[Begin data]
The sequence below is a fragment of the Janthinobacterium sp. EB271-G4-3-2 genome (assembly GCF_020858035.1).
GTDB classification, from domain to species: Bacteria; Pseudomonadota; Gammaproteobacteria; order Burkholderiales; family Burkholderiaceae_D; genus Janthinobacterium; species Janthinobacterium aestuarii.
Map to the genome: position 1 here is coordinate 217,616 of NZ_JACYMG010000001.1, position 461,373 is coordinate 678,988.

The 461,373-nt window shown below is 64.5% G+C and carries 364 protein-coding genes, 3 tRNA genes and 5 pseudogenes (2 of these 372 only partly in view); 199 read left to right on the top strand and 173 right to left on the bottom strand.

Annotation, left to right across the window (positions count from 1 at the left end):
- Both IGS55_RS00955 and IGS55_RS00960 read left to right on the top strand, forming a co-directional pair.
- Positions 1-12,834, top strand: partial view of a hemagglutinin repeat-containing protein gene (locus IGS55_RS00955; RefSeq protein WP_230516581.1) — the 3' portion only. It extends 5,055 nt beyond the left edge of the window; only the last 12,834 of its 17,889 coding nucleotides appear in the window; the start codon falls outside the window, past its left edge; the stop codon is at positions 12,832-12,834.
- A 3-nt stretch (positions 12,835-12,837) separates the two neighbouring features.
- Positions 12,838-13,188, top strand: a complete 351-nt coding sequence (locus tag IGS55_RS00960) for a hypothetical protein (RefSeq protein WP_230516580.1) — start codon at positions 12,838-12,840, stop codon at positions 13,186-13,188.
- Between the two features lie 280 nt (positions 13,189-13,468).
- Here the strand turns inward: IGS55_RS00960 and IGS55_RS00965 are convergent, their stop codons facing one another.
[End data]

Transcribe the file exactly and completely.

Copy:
The sequence below is a fragment of the Janthinobacterium sp. EB271-G4-3-2 genome (assembly GCF_020858035.1).
GTDB classification, from domain to species: Bacteria; Pseudomonadota; Gammaproteobacteria; order Burkholderiales; family Burkholderiaceae_D; genus Janthinobacterium; species Janthinobacterium aestuarii.
Map to the genome: position 1 here is coordinate 217,616 of NZ_JACYMG010000001.1, position 461,373 is coordinate 678,988.

The 461,373-nt window shown below is 64.5% G+C and carries 364 protein-coding genes, 3 tRNA genes and 5 pseudogenes (2 of these 372 only partly in view); 199 read left to right on the top strand and 173 right to left on the bottom strand.

Annotation, left to right across the window (positions count from 1 at the left end):
- Both IGS55_RS00955 and IGS55_RS00960 read left to right on the top strand, forming a co-directional pair.
- Positions 1-12,834, top strand: partial view of a hemagglutinin repeat-containing protein gene (locus IGS55_RS00955; RefSeq protein WP_230516581.1) — the 3' portion only. It extends 5,055 nt beyond the left edge of the window; only the last 12,834 of its 17,889 coding nucleotides appear in the window; the start codon falls outside the window, past its left edge; the stop codon is at positions 12,832-12,834.
- A 3-nt stretch (positions 12,835-12,837) separates the two neighbouring features.
- Positions 12,838-13,188, top strand: a complete 351-nt coding sequence (locus tag IGS55_RS00960) for a hypothetical protein (RefSeq protein WP_230516580.1) — start codon at positions 12,838-12,840, stop codon at positions 13,186-13,188.
- Between the two features lie 280 nt (positions 13,189-13,468).
- Here the strand turns inward: IGS55_RS00960 and IGS55_RS00965 are convergent, their stop codons facing one another.